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Open Access Research article

Economic burden of illness of acute coronary syndromes: medical and productivity costs

Zhenxiang Zhao1* and Melissa Winget2

Author Affiliations

1 Global Health Outcomes, Eli Lilly and Company, 1400 West Raymond Street, Indianapolis, IN 46221, USA

2 Market Access and Reimbursement (MAR), i3 Innovus, PO Box 9472, Minneapolis, MN 55440-9472, USA

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BMC Health Services Research 2011, 11:35  doi:10.1186/1472-6963-11-35

Published: 14 February 2011

Abstract

Background

The significant economic burden associated with acute coronary syndromes (ACS) provides a need to evaluate both medical costs and productivity costs, according to evolving guideline-driven ACS treatment strategies, medical management (MM), percutaneous coronary intervention (PCI), or coronary artery bypass graft (CABG).

Methods

Commercially insured individuals, aged 18-64, with an emergency room (ER) visit or hospitalization accompanied by an ACS diagnosis (index event) were identified from a large claims database between 01/2004 and 12/2005 with a 1-year follow-up period. Patients who had an ACS diagnosis in the 12 months prior to their index event were excluded. Patients were divided into 3 groups according to treatment strategies during the index event: MM, PCI, or CABG. A subset of patients was identified for the productivity cost analysis exploring short-term disability and absenteeism costs. Multivariate generalized linear models were performed to examine the ACS costs by 3 different treatment strategies.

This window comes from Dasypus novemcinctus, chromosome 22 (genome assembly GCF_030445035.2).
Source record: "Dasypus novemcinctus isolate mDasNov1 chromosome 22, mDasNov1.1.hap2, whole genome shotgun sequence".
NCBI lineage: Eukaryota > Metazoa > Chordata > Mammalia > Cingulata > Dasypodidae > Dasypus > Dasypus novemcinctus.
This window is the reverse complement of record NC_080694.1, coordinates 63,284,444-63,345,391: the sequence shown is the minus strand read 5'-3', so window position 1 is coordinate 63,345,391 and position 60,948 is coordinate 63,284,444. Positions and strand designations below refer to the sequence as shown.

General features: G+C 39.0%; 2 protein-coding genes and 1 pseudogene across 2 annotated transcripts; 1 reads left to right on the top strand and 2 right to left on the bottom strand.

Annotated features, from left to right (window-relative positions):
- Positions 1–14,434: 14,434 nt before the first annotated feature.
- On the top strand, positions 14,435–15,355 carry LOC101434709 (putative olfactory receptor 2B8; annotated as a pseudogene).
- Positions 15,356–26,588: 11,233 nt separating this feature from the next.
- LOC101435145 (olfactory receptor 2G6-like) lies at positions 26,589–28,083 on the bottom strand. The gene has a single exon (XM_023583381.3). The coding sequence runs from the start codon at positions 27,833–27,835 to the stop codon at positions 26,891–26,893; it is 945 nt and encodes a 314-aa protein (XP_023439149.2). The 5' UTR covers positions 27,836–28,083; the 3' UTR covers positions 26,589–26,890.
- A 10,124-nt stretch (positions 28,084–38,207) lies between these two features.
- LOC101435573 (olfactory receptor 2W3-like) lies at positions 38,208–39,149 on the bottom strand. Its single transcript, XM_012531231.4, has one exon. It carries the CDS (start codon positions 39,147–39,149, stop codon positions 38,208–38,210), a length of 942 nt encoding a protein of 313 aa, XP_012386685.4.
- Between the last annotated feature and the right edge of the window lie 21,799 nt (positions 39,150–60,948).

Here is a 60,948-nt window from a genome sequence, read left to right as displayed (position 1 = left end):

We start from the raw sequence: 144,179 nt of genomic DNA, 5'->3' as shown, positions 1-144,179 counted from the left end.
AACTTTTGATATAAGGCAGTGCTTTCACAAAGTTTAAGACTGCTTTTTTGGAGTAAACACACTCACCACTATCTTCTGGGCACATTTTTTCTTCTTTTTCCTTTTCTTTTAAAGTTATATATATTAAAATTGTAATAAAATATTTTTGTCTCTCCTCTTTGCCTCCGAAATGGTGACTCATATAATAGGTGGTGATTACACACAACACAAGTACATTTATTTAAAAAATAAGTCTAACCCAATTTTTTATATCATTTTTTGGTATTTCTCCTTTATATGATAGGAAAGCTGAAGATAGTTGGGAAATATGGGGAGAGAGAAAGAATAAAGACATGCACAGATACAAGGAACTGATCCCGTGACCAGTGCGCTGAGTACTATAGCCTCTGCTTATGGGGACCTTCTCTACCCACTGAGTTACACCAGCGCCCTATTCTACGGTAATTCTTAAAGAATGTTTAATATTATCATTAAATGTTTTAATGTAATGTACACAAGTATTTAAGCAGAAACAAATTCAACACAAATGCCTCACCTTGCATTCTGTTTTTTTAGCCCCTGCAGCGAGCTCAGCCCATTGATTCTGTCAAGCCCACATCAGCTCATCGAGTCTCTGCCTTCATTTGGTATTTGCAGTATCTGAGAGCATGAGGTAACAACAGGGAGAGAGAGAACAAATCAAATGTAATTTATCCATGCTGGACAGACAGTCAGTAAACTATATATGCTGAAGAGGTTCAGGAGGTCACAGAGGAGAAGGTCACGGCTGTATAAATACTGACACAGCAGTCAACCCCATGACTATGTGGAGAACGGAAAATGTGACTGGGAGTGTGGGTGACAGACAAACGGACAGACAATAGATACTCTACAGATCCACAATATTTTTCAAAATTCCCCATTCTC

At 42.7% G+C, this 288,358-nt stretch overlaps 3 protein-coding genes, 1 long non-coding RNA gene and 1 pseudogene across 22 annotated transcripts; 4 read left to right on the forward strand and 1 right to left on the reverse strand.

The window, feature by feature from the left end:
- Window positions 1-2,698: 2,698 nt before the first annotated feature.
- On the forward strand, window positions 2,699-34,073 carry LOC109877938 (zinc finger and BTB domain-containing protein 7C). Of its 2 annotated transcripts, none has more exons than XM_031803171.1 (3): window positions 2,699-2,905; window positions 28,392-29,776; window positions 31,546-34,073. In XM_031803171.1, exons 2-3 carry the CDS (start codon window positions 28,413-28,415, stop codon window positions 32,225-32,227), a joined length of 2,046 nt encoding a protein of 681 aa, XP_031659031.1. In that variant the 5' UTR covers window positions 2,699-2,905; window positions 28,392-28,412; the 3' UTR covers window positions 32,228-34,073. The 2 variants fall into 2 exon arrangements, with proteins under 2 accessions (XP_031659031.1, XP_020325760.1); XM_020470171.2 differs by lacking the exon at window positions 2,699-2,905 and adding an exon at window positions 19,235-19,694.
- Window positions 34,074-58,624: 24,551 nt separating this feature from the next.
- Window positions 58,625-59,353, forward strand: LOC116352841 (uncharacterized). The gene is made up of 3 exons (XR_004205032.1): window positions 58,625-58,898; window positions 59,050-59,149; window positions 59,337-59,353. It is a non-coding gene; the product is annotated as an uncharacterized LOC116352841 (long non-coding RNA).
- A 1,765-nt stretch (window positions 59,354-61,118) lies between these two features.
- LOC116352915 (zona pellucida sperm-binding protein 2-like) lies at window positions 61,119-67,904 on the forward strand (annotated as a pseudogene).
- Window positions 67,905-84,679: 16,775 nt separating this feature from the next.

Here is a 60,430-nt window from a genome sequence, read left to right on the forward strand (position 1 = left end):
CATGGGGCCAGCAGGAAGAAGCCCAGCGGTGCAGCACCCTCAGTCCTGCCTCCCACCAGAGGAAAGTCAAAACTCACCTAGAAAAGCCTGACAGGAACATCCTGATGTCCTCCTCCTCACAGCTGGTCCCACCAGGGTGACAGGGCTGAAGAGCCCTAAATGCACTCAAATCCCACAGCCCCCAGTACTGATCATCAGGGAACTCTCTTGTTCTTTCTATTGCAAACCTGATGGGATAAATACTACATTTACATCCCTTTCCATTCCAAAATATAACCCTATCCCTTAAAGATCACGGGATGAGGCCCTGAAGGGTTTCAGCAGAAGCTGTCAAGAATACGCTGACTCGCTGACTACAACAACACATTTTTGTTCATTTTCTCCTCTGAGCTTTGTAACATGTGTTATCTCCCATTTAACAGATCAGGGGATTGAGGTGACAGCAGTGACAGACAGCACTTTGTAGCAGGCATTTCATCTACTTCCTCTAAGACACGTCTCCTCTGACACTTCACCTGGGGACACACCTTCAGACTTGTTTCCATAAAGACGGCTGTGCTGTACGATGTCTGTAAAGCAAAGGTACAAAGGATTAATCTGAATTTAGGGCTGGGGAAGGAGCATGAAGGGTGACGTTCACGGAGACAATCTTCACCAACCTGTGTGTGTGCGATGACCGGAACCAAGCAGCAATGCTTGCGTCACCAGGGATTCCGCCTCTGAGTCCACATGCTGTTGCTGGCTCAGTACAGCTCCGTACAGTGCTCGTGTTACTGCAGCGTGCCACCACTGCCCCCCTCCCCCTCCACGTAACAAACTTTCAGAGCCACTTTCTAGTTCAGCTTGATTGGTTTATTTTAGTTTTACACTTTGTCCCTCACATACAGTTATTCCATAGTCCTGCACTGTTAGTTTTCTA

Results

A total of 10,487 patients were identified for the medical cost analysis. The total 1-year medical costs (index event costs plus the 1-year follow-up costs) were lowest for MM patients ($34,087), followed by PCI patients ($52,673) and CABG patients ($86,914). Of the 3,080 patients in the productivity costs analysis, 2,454 patients were identified in the short-term disability cohort and 626 patients were identified in the absenteeism cohort. Both the estimated mean total 1-year short-term disability and absenteeism costs were highest for CABG patients ($17,335, $14,960, respectively) compared to MM patients ($6,048, $9,826, respectively) and PCI patients ($9,221, $9,460, respectively).

Conclusions

Both total 1-year medical costs and 1-year productivity costs are substantial for working-aged individuals with ACS. These costs differ according to the type of treatment strategy, with CABG having higher costs compared to either PCI or MM.